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The Bogoliubov transformation picks a set of boson operators $\{a_{k},a^{\dagger}_{k}\}$ and transforms them into a new set of boson operators generally written as: \begin{equation} b_{k}=\sum_{l} u_{kl}a_{l}+\sum_{p}u^{\prime}_{kp}a^{\dagger}_{p} \end{equation} I was now thinking: is this the most general transformation possible or would it be possible to use the following transformation: \begin{equation} b^{\prime}_{k}=\sum_{l} u_{kl}a_{l}+\sum_{p}u^{\prime}_{kp}a^{\dagger}_{p}+c \end{equation} where c is a constant. I am asking this beacuse the commutator of a constant with something else is always zero so if $b_{k}$ and its complex conjugate $b^{\dagger}_{k}$ have bosonic commutation properties the same should be true also for $b^{\prime}_{k}$ and $b^{\prime\dagger}_{k}$. However, I can not find any place where this is reported so maybe there is some problem and I can't see it right now.

Edit. A very trivial example, consider the following Hamiltonian: \begin{equation} H= \sum_{l}\omega_{l}a^{\dagger}_{l}a_{l}+i\sum_{l}V_{l}\left(a_{l}-a^{\dagger}_{l}\right)+ \sum_{l}A_{l}(a^{2}_{l}+a^{\dagger\;2}_{l}) \end{equation} If I want to bosonize this Hamiltonian I have to add a constant term to the boson operator right?

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  • $\begingroup$ In the example: how is $a_{l\alpha}$ related to $a_l$? $\endgroup$ Nov 9 '20 at 23:49
  • $\begingroup$ It should be possible to "diagonalize" the Hamiltonian in the example without using the Bogoliubov transformation. Just complete the square. $\endgroup$ Nov 13 '20 at 11:10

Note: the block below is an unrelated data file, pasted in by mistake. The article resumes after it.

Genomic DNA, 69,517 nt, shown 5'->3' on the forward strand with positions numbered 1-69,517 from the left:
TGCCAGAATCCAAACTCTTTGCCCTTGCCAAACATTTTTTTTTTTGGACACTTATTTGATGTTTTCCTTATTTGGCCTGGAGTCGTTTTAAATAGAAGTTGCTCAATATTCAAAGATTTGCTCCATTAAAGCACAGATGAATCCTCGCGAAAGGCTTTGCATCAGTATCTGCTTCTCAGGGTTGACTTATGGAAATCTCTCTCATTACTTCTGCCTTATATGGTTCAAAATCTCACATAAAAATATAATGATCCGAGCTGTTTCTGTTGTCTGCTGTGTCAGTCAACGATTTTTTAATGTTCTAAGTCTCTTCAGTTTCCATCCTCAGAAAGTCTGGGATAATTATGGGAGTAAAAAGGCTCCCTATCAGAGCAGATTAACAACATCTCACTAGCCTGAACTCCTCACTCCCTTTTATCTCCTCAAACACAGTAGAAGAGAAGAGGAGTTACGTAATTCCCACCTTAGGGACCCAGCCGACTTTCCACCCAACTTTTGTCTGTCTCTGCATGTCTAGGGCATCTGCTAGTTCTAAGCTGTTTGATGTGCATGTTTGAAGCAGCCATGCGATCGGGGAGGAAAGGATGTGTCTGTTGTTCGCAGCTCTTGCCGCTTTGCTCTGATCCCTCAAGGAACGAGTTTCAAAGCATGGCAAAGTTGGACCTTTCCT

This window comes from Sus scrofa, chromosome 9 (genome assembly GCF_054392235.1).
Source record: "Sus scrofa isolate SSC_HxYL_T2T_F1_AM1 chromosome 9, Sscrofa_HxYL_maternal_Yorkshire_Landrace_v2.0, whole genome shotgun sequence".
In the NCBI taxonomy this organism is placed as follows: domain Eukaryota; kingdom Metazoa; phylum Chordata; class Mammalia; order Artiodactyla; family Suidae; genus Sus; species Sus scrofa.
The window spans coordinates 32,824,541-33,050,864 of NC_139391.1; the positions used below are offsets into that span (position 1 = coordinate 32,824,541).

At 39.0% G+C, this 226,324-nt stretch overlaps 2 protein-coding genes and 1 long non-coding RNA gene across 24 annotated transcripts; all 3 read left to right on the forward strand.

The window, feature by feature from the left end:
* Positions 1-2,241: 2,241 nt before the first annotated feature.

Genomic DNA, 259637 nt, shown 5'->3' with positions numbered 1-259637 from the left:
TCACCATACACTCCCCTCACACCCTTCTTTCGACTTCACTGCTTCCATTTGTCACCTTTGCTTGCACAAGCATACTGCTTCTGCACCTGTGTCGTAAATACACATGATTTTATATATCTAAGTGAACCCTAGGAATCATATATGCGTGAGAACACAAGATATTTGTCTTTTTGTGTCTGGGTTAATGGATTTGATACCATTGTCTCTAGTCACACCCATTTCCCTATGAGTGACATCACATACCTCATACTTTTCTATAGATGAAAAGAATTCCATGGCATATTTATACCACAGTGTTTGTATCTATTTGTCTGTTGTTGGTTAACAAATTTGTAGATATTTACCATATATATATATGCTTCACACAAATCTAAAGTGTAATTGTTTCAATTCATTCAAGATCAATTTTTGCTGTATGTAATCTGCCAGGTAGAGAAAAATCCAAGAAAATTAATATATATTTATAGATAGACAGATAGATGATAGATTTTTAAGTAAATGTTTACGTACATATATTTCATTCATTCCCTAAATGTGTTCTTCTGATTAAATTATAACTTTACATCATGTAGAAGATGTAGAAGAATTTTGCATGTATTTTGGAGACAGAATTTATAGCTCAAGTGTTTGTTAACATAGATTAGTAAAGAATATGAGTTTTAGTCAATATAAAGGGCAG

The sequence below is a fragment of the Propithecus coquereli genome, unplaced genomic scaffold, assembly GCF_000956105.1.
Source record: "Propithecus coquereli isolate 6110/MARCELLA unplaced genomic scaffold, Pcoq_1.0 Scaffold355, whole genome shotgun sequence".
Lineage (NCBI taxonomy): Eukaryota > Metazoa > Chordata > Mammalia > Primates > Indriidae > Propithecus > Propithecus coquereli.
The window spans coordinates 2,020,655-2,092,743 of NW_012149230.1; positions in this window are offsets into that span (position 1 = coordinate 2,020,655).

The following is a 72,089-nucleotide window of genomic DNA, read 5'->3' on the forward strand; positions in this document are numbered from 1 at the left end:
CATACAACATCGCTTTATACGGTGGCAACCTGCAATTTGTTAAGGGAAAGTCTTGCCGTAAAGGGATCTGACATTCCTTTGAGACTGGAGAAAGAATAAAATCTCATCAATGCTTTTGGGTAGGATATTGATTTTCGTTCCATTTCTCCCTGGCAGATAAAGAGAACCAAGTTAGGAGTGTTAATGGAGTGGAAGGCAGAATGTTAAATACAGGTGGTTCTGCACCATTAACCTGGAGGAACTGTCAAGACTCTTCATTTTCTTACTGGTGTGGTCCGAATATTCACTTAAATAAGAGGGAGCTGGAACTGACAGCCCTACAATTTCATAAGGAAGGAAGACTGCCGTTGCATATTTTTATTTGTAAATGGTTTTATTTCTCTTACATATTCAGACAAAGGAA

• $\begingroup$ Yes I agree on that, but if I wanted to see this as a Bogoliubov transformation this would mean that I added a constant in the guess of the bosonic field.... Another example might be this one $\endgroup$
    – Yepman
    Nov 14 '20 at 10:23
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The real question is: why would you do this tranformation or why would you define such an operator?

The Bogoliubov transformation is usually used to diagonalize Hamiltonians (see wiki). Off-setting the operator by a constant does not change its time dependence. $b'_k$ is also stationary if $b_k$ is stationary. So all the additional constant does is offset the operator expectation values. I can not imagine a physical reason to perform this operation.

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  • $\begingroup$ Well I was thinking that in order to find the new bosonic operators I have to ask for [b_{k},H]=\Omega b_{k} so if for example the Hamiltonian had some linear terms in it the photonic field like a_{l}+a^{\dagger}_{l} I would need constants in the definition of the new bosonic field right? $\endgroup$
    – Yepman
    Oct 9 '20 at 14:18
  • $\begingroup$ @Yepman It would be helpful if you could write out the example explicitly. I can’t imagine how the constant term would help in any example, but maybe I missed something. $\endgroup$ Oct 9 '20 at 14:48

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